Investors frustrated by the challenge of finding the next Amazon have instead started bankrolling companies poised to benefit from the largest online retailer’s rise.

Booming ecommerce sales have made a unicorn out of a Utah-based startup that helps companies manage their sales on Amazon.com Inc. and other digital marketplaces.

Pattern Inc., which started out selling fridge magnets and other trinkets on Amazon’s third-party marketplace, on Wednesday said it raised $225 million in new outside investment at a valuation of about $2 billion.

Founded as iServe Products in 2013, the company quickly moved beyond selling its own wares, joining the growing ranks of outfits that build software to manage and analyze online listings and operate warehouses on behalf of clients.

Online marketplace sales, once the domain of mom-and-pop inventors and scrappy importers working out of garages, has become big business in recent years. Investors frustrated by the challenge of finding the next Amazon have instead started bankrolling companies poised to benefit from the largest online retailer’s rise. Investment banks, venture firms and private-equity shops have pumped billions into so-called ecommerce aggregators, which roll up online brands and seek to boost their sales and achieve economies of scale.

Pattern occupies a related niche, serving as an advisor and sales agent for other companies. The firm now generates most of its sales by managing a portion of brands’ ecommerce sales, buying products wholesale and selling them online. Clients include Nestle SA, Panasonic Corp. and Yogi Tea Co.

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Pattern says it’s among the top five third-party sellers by revenue on Amazon. It also operates on most other significant online marketplaces, including eBay, Walmart, Alibaba’s Tmall and JD.com, and employs its own in-house designers and brand studio.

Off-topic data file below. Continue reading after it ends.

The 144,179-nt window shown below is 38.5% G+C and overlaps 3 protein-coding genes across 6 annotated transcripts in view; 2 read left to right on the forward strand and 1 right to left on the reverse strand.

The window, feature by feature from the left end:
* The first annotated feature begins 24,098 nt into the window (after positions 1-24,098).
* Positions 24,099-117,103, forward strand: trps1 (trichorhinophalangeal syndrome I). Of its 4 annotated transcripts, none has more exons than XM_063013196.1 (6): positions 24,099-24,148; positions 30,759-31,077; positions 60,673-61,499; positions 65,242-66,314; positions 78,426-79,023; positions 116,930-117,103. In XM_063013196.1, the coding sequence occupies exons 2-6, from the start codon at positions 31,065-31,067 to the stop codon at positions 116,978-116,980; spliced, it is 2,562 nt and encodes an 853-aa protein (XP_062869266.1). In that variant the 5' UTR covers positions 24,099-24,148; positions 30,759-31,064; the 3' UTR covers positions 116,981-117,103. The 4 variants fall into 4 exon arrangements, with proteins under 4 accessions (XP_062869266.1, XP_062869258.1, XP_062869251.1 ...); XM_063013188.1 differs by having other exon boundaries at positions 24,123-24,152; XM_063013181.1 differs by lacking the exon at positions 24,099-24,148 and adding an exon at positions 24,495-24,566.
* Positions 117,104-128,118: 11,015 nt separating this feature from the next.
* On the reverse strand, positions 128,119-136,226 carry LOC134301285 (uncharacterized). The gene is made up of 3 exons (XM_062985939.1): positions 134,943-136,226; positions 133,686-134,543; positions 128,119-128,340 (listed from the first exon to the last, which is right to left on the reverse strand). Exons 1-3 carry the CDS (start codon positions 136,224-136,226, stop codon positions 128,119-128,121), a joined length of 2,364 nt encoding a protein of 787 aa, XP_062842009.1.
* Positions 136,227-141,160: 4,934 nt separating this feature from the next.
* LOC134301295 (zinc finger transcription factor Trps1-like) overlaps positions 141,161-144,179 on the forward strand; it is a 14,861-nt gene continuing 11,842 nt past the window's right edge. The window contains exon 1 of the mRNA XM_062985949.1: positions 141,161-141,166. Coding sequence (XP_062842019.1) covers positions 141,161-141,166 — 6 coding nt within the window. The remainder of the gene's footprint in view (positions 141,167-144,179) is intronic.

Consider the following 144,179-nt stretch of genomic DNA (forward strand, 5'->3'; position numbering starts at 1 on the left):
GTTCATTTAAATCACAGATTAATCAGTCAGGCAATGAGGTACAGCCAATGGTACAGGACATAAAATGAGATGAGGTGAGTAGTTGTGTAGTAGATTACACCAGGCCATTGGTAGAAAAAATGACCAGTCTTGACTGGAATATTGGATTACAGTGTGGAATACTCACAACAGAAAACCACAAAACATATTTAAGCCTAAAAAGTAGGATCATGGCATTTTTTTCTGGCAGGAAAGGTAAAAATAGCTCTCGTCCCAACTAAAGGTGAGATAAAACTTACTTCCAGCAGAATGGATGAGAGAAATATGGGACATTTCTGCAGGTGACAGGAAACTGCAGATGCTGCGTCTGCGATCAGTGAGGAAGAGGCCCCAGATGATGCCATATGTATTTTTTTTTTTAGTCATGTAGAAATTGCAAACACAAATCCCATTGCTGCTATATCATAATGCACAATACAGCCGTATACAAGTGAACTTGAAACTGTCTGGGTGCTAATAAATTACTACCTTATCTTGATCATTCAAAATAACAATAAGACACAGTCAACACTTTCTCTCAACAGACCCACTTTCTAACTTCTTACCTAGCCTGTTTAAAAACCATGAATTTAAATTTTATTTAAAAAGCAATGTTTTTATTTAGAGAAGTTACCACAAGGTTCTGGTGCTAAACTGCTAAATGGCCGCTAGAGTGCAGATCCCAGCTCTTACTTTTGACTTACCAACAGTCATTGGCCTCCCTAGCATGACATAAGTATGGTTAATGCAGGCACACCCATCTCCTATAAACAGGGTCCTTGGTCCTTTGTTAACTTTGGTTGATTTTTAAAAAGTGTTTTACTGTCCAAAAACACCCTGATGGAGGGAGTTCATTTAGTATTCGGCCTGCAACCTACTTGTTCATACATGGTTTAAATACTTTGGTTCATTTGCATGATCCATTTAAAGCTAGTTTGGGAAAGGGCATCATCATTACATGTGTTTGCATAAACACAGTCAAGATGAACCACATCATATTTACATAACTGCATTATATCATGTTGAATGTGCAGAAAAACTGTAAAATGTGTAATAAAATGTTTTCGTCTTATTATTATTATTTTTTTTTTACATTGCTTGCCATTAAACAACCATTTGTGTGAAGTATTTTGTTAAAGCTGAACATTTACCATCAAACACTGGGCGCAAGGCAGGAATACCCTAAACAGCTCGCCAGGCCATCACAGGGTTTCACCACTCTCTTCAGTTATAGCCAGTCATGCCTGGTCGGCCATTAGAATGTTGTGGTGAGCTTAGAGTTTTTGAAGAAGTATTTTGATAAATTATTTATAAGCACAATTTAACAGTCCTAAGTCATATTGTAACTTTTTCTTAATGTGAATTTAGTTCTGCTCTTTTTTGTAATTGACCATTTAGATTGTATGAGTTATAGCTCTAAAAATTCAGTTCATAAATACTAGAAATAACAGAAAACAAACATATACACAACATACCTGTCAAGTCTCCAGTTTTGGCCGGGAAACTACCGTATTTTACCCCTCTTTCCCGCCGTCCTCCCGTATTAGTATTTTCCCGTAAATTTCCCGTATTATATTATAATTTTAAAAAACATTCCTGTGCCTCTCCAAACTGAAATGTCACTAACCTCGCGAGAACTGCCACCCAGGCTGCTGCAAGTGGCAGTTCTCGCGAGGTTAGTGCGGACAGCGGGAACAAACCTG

David Wright, Pattern’s chief executive officer, said the company plans to invest the new funds in international expansion and technology, among other projects to capitalize on the global surge in ecommerce sales during the Covid-19 lockdown.

“There are a lot of behaviors that won’t go back, post-pandemic,” he said in an interview. “That’s why we’re doubling down.” The company is also considering launching or acquiring its own brands.

Pattern, which says it has been profitable since its founding, generated about $500 million in revenue in 2019, and Wright said the company is on track to more than double that next year.

Based in Lehi, Utah, the company has about 950 employees and operates in 18 countries. Wright co-founded the business with Melanie Alder, who is now the company’s chief investment officer. The two married in 2018.

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Pattern’s Series B funding round was led by Knox Lane LP, a San Francisco firm, and included new contributions from existing investors.

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